by Jeremy Stolow
Nestled on the back page of a November 1861 edition Harper’s Weekly appeared an image celebrating the October 24, 1861 inauguration of the first transcontinental telegraph line. Although the illustration was published with no accompanying article, given the context of the rest of the magazine—devoted almost exclusively to reportage of the progress of the Civil War that had broken out in the USA earlier that year—it would be hard not to hear a political resonance in the words, “perpetual union.” Indeed, the very first telegram transmitted on the new line testified directly to this resonance. Addressed to President Lincoln in Washington, D.C., the telegram spoke of Californians’ “loyalty to the Union and their determination to stand by the government on this, its day of trial.” This was a pledge of allegiance, not only in response to what had already become a devastating war of partition, but also in support of a grand project of technological modernization: the engineering of a new physical and social world in which the most remote hinterlands would be linked directly to the deepest heartlands of government, industry, and culture. Even more profoundly than the postal system and print industries that preceded it, the electromagnetic telegraph invoked a coming age of free exchange and virtual tele-presence. This new vision of wired nations and unchained spirits is dramatically depicted by the image of an angel, moving as lithely as a tight-rope walker along the telegraph wire, her wings folded in wait for an even more effortless journey to come.
By the time its cables had reached the Pacific Coast, the telegraph had already come to occupy a prime place in the American imaginary, providing (among many other things) a metonym for what Catherine Albanese has called the “kinetic revolution” that was placing new priorities on motion, transformation, and progress in all facets of civil, cultural, economic and political life in the Jacksonian era. Alongside the extension of roads, bridges and tunnels across even the most mountainous terrains, the expansion of the railway system, and increasing opportunities for travel by steam-powered watercraft, the telegraph engendered a new, vertiginous experience of “life in the fast lane” and the collapsing of distant horizons through the universal and invisible, but very tangible medium of electricity. Long before Google, Second Life, or the Web 2.0, telegraphy was implicated in the creation of phantasmatic, electrically-mediated communities of knowledge-seekers, conversation partners, and like-minded souls dispersed across the entire globe.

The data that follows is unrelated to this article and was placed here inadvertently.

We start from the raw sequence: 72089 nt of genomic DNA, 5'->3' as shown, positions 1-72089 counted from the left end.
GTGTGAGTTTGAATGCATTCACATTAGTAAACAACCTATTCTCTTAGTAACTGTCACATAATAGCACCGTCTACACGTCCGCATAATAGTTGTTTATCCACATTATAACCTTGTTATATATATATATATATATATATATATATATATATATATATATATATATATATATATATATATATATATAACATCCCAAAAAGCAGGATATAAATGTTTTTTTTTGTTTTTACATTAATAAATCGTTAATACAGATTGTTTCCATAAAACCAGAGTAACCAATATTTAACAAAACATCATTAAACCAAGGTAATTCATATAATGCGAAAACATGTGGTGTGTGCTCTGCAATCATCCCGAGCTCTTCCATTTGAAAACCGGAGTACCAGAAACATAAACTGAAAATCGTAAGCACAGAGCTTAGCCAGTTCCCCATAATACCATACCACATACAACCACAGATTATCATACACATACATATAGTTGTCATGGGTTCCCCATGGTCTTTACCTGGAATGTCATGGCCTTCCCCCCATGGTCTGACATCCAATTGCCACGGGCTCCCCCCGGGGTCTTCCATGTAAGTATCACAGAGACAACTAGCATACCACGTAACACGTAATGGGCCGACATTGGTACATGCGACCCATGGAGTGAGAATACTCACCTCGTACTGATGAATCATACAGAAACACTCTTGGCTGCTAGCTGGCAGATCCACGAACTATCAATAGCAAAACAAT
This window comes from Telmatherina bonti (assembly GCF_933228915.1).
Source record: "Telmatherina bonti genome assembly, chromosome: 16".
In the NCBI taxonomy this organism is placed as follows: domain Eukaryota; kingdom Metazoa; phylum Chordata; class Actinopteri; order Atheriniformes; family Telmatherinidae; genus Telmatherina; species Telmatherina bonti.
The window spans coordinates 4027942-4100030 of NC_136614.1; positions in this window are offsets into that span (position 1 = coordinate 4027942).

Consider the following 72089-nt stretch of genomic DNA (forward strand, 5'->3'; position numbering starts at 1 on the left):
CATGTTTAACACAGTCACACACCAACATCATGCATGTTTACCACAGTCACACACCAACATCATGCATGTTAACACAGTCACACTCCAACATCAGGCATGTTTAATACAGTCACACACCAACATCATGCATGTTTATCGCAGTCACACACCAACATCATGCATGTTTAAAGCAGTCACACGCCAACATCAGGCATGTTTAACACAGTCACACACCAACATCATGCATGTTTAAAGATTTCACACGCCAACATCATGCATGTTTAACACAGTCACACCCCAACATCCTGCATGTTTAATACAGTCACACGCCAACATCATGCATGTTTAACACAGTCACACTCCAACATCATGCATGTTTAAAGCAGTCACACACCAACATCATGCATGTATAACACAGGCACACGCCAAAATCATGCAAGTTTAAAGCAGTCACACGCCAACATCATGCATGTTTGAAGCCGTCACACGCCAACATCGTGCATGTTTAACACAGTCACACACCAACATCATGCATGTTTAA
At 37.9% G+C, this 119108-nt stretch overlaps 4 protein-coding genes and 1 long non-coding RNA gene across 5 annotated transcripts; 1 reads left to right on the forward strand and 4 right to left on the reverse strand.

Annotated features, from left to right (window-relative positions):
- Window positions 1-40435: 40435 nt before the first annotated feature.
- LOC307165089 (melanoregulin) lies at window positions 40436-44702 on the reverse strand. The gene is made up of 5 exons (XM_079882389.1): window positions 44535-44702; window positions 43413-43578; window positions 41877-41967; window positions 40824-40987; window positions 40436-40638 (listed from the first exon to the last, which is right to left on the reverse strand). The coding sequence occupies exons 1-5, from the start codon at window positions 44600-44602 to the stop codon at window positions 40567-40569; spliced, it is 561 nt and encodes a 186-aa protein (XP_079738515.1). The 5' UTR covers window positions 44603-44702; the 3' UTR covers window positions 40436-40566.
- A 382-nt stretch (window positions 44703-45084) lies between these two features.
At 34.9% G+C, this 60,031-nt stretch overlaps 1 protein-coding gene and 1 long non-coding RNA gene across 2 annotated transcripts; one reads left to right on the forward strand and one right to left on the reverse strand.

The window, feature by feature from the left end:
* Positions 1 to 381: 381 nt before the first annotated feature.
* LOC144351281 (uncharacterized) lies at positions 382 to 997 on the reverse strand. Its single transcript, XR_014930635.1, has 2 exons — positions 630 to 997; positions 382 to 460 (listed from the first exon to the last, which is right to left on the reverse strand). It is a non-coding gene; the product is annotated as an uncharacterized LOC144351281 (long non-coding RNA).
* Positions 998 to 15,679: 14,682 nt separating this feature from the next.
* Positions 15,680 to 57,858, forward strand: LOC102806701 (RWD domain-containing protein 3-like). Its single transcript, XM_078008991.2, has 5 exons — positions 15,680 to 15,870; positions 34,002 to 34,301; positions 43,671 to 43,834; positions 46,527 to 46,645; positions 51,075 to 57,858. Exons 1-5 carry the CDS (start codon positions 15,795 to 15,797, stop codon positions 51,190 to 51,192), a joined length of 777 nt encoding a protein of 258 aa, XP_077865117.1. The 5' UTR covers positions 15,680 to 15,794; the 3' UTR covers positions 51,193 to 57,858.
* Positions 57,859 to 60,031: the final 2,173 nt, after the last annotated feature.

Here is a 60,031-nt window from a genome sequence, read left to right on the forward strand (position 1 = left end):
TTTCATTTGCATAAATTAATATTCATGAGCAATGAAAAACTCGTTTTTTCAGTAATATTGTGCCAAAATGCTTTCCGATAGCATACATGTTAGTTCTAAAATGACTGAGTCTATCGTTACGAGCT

The very first message to reach California on that inaugural day of the new transcontinental line came from Brigham Young, the Mormon leader, governor of Utah, and patron of Western settlement, who rejoiced in the telegraphic strengthening of “the bonds of friendship between the people of Utah and the people of California,” but who ended his salutation with an injunction that pointed to the work to come: “Join your wires with the Russian Empire, and we will converse with Europe.” The Pacific Coast was already no longer visualized as the end of the line. At the very moment of completion of the American transcontinental line, the telegraph’s horizon was extended further, pointing toward an imminent, truly global, frontier-less, and harmonized future.